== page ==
PARAMUS, N.J. (AP) — A tough road led to the sweetest finish for Sam Bennett in the U.S. Amateur.
Even with so many top stars who either didn’t qualify or got knocked out in the opening round, Bennett had to face the rest of the best, match after match, to get to the championship match Sunday at Ridgewood Country Club.
The Texas A&M senior finished the job to win the biggest tournament of his lie.
Bennett, the No. 3 player in the world amateur ranking, took a 3-up lead at lunch, expanded the lead to 5 holes and then had to hold off Georgia Southern senior Ben Carr, winning 2 up.
“I got off to a hot start, then after lunch, he started dropping in putts and chips from everywhere,” Bennett said. “It made me nervous. I got pretty tight.”
But then, Bennett is used to tough times.
His golf roots start on a hardscrabble 9-hole course in tiny Madisonville, Texas, about 100 miles north of Houston, where his late father showed him how to play. His father saw enough passion that he bought a membership at A&M’s home course where they went twice a month until Bennett was old enough to drive.
There was plenty of belief at Ridgewood. Bennett knew he faced tough opponents, and he knew he was just as good. And he played like it.
There were a few dodgy moments on the home stretch, and one shot Carr no doubt would love to have back.
Both missed short putts on the 12th hole, and Bennett maintained a 3-up lead going to the long par-5 13th. Even with a big lead, Bennett chose to smash fairway metal, and instead pulled it so far left of the green that it went out-of-bounds in some hedges.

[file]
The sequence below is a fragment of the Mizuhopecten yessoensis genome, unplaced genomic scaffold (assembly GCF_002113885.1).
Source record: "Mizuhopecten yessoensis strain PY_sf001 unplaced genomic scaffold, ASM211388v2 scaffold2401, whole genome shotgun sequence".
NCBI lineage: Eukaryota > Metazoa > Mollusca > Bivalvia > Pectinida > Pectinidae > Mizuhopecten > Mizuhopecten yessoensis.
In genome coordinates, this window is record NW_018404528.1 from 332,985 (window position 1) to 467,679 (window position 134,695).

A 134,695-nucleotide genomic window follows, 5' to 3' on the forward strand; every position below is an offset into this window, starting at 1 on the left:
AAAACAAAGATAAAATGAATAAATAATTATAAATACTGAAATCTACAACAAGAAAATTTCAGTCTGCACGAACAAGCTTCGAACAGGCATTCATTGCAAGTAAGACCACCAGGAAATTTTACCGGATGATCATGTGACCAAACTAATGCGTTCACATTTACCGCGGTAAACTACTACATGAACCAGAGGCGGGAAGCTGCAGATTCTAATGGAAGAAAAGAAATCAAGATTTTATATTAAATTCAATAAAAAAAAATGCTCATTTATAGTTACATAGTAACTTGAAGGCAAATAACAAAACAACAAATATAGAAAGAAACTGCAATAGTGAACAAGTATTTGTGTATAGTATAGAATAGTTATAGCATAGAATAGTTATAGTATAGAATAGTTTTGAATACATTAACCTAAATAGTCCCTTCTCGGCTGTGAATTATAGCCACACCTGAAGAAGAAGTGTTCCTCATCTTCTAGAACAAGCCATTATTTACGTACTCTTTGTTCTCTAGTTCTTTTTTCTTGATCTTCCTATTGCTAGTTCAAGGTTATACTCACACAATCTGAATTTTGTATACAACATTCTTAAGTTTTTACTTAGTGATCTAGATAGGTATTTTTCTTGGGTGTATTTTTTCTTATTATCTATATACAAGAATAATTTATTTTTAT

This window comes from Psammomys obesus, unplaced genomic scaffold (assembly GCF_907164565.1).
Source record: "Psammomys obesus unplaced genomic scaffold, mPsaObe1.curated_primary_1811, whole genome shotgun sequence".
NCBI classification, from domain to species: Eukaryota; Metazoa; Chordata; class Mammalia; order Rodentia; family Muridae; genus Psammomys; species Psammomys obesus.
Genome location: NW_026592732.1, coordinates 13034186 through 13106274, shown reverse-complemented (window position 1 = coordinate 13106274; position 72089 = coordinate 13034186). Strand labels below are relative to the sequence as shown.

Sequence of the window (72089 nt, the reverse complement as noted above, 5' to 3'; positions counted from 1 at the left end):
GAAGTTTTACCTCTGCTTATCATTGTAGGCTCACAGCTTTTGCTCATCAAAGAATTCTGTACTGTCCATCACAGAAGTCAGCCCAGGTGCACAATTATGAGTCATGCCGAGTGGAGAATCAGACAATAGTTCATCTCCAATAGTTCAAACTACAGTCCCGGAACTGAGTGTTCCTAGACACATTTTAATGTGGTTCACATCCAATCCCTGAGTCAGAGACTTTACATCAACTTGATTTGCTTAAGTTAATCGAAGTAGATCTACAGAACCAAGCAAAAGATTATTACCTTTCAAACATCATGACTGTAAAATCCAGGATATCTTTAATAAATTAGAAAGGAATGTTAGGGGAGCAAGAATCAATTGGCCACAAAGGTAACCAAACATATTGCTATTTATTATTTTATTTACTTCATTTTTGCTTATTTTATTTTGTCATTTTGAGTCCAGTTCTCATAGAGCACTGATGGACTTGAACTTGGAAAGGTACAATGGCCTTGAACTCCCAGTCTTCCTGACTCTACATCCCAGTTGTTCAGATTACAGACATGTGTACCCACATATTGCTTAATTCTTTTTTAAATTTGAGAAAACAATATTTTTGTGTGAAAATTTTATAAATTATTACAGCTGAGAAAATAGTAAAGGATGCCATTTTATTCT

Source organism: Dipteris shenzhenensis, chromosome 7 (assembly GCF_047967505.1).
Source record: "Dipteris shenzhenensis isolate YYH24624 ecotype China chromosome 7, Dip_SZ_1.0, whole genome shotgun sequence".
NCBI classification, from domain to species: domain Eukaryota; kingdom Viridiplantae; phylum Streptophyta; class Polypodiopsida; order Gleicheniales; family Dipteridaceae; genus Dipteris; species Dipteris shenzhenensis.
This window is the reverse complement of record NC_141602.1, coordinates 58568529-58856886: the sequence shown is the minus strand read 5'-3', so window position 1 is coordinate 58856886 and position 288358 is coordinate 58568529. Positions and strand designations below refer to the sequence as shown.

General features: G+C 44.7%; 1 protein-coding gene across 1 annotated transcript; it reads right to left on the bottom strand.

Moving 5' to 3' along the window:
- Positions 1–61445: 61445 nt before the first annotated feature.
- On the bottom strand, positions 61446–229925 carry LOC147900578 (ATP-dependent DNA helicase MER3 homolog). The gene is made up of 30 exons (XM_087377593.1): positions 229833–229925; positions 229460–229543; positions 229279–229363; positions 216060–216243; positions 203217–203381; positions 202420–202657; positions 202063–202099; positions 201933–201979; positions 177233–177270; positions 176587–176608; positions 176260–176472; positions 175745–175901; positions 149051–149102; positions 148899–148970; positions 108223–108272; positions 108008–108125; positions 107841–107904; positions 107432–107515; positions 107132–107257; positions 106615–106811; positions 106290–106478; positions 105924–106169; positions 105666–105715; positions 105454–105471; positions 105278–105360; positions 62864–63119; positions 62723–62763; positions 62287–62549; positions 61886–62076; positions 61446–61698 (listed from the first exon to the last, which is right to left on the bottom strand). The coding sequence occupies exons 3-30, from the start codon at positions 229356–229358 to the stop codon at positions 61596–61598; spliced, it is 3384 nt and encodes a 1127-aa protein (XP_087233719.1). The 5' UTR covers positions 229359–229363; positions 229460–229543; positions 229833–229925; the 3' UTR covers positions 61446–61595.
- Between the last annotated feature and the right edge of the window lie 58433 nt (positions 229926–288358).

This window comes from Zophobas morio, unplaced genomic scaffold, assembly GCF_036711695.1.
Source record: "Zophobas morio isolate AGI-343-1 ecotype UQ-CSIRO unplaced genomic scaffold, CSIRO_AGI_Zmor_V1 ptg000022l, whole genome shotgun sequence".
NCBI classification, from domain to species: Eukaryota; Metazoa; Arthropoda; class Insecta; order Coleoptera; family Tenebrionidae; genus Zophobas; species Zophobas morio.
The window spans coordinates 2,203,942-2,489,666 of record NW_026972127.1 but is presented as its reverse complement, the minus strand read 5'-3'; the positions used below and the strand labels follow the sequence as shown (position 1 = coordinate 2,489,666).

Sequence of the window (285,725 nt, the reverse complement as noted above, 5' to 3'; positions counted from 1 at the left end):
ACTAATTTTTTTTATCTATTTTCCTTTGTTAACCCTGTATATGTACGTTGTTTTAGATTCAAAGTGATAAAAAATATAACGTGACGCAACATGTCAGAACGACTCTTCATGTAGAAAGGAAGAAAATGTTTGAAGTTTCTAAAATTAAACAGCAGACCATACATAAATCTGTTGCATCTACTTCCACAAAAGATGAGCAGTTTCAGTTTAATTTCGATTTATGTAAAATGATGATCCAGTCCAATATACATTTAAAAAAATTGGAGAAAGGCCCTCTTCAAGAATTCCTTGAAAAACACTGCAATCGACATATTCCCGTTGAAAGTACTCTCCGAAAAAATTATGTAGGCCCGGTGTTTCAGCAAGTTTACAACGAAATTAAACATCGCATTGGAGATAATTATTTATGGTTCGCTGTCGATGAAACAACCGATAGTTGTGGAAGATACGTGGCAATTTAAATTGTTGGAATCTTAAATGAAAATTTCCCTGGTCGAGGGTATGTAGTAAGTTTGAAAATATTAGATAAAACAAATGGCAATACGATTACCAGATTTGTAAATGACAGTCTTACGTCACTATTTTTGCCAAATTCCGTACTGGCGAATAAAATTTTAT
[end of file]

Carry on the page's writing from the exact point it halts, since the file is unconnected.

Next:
Carr also went with fairway metal and followed him out-of-bounds, and they wound up halving the hole with bogeys.
But then right when it looked as though Bennett had it locked up, he three-putted the next hole from 25 feet, missing a 3-footer.
Carr missed birdie chances on the next two holes. On the par-5 17th, Carr had a 15-footer to stay in the match. He made it to win the hole, and Bennett went to the 18th with a 1-up lead.
Carr missed the fairway to the right and went into the collar of rough around the green. Bennett smoked his drive into the fairway, hit to 12 feet and when Carr didn’t hole his chip, Bennett had two putts to win.
He lagged it to inches and it was over.
“Luckily, I was able to finish it off with a good iron shot,” Bennett said.
Bennett is exempt into the Masters, U.S. Open and British Open next year.
“It means everything,” Bennett said about the victory. “It’s a dream come true. … It means a lot to hold that trophy.”
The consolation for Carr is the traditional invitation to the Masters, along with a spot in the U.S. Open next year.
“It’s what you dream of as a kid,” Carr said. “It didn’t work out the way I wanted, but I couldn’t have lost to a better competitor. I played very well this week.”
Bennett’s father, Mark, died last summer. The memory is never too far away. When his father was in early stages of Alzheimer’s, one of the last messages he had for his son while they still could communicate was, “Don’t wait to do something.” Bennett had his father write it out, and he had it transferred to the inside of his arm as a tattoo. He sees it every time he swings.
In this case, he waited to finish at Texas A&M, to give the U.S. Amateur one last shot. And it paid off in a big way.
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